The bell and the assembly which it has been perched on for more than a century under the steeple of Greenfield’s First Presbyterian Church will be removed Saturday.
Since the church opened 112 years ago the bell, housed about seven stories off the ground, likely pealed when calling a congregation to worship, in announcing a new marriage, and during other occasions.
But the bell hasn’t sounded for years, having been replaced with an electric system, and the floor the estimated 4,000-pound bell and cradle assembly rests on is becoming increasingly deteriorated. So, on Saturday around 8 a.m., a large crane will lower the bell, which was cast by the C.S. Bell Company of Hillsboro, and its assembly from the steeple, said building and grounds elder John Mitchell.
The First Presbyterian Church of Greenfield has roots that extend more than two centuries into the past, according to the church’s website. While the church was officially organized in 1820, it was another 72 years before the church “was granted letters of incorporation by the state.” The current location on the corner of Fifth and Jefferson streets became the church’s home more than 112 years ago. On April 3, 1903 the building, made of native stone, was first opened “for a recital on the grand pipe organ,” reads a historical entry on the website written by Ione Priest in 1999.
The inside of the steeple has always been open to the elements. While the flooring the bell and its cradle have sat on for more than a century was tarred to protect it, the years have left their mark and the floor is no longer able to safely support the bell structure, though the bell and its cradle remain in good shape, Mitchell said.
Once the bell is removed, the floor will be restored and the drainage system redesigned, he said.
Mitchell said church members have been planning the removal for a while, and a final plan has been submitted to and discussed with Greenfield Public Service Director Brian Smith and also with the Greenfield Police Department, which will be directing traffic around the large crane that will block off the westbound half of Jefferson Street while the bell is being removed.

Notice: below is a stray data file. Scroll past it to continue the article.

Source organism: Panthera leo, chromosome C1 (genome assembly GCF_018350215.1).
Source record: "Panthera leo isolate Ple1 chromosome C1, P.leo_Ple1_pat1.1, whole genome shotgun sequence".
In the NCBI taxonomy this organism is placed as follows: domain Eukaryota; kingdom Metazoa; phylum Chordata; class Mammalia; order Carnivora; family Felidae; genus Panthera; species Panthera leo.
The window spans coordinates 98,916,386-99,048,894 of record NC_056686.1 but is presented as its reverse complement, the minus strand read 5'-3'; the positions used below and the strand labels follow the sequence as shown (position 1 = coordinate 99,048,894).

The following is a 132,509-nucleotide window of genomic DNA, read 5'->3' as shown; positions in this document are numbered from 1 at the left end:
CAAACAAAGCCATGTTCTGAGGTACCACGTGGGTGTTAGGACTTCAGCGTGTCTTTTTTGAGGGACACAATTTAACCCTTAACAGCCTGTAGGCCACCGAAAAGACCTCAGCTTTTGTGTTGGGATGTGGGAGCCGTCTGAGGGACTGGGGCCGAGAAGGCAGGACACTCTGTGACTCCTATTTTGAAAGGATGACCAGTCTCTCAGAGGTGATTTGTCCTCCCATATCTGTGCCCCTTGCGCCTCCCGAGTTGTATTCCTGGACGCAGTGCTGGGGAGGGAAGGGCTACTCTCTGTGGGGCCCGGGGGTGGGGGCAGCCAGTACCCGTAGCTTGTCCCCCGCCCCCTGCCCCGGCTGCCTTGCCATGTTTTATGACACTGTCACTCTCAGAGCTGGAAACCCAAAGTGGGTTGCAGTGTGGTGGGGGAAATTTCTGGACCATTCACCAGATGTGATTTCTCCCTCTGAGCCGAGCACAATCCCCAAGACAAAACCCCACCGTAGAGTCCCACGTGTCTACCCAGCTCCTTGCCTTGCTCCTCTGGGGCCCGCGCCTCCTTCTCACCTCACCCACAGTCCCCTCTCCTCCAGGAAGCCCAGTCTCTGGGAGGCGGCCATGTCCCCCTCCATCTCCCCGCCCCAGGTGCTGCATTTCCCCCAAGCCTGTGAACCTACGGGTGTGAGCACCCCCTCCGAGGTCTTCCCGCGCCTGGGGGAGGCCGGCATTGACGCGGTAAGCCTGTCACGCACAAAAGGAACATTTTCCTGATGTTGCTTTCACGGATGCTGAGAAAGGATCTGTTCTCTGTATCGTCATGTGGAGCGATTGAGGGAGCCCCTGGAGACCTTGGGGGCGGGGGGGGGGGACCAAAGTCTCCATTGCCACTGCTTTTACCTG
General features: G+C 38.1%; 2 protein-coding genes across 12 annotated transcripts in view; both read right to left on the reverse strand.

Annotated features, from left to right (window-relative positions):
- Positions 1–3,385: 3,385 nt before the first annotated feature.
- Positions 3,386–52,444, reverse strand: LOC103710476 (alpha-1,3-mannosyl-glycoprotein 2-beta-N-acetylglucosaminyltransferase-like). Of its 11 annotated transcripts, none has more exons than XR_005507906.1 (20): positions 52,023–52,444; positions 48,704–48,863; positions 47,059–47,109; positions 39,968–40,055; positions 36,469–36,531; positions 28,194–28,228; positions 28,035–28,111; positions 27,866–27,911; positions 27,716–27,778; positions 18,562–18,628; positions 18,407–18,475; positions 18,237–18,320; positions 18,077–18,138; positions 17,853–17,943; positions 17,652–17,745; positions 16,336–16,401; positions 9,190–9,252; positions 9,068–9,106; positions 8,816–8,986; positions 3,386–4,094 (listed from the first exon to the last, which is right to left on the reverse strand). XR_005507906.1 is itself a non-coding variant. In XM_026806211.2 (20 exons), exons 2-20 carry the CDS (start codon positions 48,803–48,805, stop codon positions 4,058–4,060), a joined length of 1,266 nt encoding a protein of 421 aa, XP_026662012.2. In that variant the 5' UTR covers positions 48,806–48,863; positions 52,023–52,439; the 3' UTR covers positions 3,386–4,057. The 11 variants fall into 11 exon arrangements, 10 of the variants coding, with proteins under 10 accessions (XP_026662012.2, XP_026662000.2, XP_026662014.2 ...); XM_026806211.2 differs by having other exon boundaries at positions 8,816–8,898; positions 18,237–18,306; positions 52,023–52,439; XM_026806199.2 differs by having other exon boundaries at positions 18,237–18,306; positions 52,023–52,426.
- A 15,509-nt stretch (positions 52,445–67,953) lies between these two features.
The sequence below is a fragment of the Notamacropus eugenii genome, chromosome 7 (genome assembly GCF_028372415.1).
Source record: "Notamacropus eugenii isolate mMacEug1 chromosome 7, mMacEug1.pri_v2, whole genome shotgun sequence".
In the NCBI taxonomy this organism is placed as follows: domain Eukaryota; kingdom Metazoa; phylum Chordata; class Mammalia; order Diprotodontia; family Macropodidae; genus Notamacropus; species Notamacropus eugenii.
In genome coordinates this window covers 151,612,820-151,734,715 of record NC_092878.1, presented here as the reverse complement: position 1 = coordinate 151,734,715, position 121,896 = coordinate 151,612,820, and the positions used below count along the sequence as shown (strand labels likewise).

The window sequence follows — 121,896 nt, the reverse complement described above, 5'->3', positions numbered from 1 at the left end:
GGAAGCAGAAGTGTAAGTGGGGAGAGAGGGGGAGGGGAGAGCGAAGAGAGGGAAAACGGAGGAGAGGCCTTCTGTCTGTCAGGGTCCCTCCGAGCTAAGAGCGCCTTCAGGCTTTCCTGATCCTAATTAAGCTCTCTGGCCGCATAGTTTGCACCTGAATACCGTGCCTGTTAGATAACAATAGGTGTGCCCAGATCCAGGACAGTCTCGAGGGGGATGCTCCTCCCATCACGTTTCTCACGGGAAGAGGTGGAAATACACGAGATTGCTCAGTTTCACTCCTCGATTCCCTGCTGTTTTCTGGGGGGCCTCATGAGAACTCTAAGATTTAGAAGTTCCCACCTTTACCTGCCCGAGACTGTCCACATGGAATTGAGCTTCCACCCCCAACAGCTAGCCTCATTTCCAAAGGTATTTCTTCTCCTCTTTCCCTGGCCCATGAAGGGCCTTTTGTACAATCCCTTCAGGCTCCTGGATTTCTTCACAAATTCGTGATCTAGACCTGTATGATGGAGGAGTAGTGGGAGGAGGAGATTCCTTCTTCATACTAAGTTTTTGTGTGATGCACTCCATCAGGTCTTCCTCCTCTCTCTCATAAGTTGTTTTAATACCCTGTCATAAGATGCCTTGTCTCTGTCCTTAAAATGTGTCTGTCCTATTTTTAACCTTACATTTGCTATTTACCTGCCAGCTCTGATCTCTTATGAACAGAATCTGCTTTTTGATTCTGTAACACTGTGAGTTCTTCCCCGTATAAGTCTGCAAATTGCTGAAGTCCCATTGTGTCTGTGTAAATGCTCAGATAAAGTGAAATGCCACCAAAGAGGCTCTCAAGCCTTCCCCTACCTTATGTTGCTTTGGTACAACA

He said Burgess Millwright, a company out of Leesburg, will remove the bell. And while Mitchell said the lift was “fairly straightforward,” he said the process of having to “thread” the boom through the south steeple window will be “delicate” work.
He said the church approved the funds for the removal of the bell in a meeting Sunday.
Millwright, Mitchell said, after estimating the bell’s weight and taking measurements, has determined that the best route to remove the bell and its cradle assembly is through the steeple. It is anticipated the whole affair will likely take around three hours, though Mitchell said there is a four-hour window for Saturday’s work.
Preliminary work, which will include the removal of decorative metal framing on the south steeple window, will be done on Friday, Mitchell said.
Eventually, Mitchell said, the church plans to pour a concrete pad in between the church and the manse and install the bell on its cradle assembly there. While a locking mechanism will be installed on the bell, Mitchell said it would be rung on special occasions. Though, as renovation of the manse is still going on, until that is complete the bell will be stored in the garage behind the building.
“The bell will never be rang again as it was intended,” Mitchell said, but the plan is that it will ring again and be displayed, serving as a testament not only to the church’s history, but to local history, too.
Reach Angela Shepherd at 937-393-3456, ext. 1681, or on Twitter @wordyshepherd.